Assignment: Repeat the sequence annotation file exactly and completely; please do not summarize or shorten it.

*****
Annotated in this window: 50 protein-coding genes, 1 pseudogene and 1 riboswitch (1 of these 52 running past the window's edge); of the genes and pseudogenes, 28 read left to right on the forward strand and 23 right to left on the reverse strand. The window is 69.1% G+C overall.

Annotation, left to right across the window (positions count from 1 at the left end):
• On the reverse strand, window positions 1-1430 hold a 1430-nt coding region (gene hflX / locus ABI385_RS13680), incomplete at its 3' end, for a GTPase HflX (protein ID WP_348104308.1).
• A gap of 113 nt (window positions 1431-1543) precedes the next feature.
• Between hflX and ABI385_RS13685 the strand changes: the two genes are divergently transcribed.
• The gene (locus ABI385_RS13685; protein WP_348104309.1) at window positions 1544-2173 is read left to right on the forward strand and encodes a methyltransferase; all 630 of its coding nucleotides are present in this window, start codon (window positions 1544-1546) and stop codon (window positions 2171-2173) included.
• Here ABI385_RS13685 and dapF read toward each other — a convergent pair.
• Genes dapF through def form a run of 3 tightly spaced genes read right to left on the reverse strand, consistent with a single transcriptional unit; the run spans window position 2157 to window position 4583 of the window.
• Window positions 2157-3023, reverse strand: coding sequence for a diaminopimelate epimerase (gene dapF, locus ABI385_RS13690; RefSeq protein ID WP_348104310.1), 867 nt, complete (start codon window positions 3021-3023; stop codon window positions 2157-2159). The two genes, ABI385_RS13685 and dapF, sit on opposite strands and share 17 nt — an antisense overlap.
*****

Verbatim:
Annotated in this window: 50 protein-coding genes, 1 pseudogene and 1 riboswitch (1 of these 52 running past the window's edge); of the genes and pseudogenes, 28 read left to right on the forward strand and 23 right to left on the reverse strand. The window is 69.1% G+C overall.

Annotation, left to right across the window (positions count from 1 at the left end):
• On the reverse strand, window positions 1-1430 hold a 1430-nt coding region (gene hflX / locus ABI385_RS13680), incomplete at its 3' end, for a GTPase HflX (protein ID WP_348104308.1).
• A gap of 113 nt (window positions 1431-1543) precedes the next feature.
• Between hflX and ABI385_RS13685 the strand changes: the two genes are divergently transcribed.
• The gene (locus ABI385_RS13685; protein WP_348104309.1) at window positions 1544-2173 is read left to right on the forward strand and encodes a methyltransferase; all 630 of its coding nucleotides are present in this window, start codon (window positions 1544-1546) and stop codon (window positions 2171-2173) included.
• Here ABI385_RS13685 and dapF read toward each other — a convergent pair.
• Genes dapF through def form a run of 3 tightly spaced genes read right to left on the reverse strand, consistent with a single transcriptional unit; the run spans window position 2157 to window position 4583 of the window.
• Window positions 2157-3023, reverse strand: coding sequence for a diaminopimelate epimerase (gene dapF, locus ABI385_RS13690; RefSeq protein ID WP_348104310.1), 867 nt, complete (start codon window positions 3021-3023; stop codon window positions 2157-2159). The two genes, ABI385_RS13685 and dapF, sit on opposite strands and share 17 nt — an antisense overlap.